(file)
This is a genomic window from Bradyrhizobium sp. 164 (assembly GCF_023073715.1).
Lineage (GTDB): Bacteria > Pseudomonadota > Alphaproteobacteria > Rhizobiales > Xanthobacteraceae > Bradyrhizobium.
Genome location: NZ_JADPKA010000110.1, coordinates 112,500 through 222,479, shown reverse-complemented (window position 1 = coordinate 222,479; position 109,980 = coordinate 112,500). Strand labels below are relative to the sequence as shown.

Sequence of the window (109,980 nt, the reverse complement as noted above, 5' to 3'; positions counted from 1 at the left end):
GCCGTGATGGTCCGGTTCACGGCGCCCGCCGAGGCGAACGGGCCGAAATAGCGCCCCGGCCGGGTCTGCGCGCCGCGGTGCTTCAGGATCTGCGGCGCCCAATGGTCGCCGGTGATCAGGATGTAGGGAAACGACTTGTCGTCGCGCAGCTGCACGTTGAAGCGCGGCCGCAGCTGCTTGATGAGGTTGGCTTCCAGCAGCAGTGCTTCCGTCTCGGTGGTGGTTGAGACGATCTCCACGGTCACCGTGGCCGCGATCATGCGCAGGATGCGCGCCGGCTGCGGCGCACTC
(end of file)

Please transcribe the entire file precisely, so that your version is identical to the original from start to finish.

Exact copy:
This is a genomic window from Bradyrhizobium sp. 164 (assembly GCF_023073715.1).
Lineage (GTDB): Bacteria > Pseudomonadota > Alphaproteobacteria > Rhizobiales > Xanthobacteraceae > Bradyrhizobium.
Genome location: NZ_JADPKA010000110.1, coordinates 112,500 through 222,479, shown reverse-complemented (window position 1 = coordinate 222,479; position 109,980 = coordinate 112,500). Strand labels below are relative to the sequence as shown.

Sequence of the window (109,980 nt, the reverse complement as noted above, 5' to 3'; positions counted from 1 at the left end):
GCCGTGATGGTCCGGTTCACGGCGCCCGCCGAGGCGAACGGGCCGAAATAGCGCCCCGGCCGGGTCTGCGCGCCGCGGTGCTTCAGGATCTGCGGCGCCCAATGGTCGCCGGTGATCAGGATGTAGGGAAACGACTTGTCGTCGCGCAGCTGCACGTTGAAGCGCGGCCGCAGCTGCTTGATGAGGTTGGCTTCCAGCAGCAGTGCTTCCGTCTCGGTGGTGGTTGAGACGATCTCCACGGTCACCGTGGCCGCGATCATGCGCAGGATGCGCGCCGGCTGCGGCGCACTC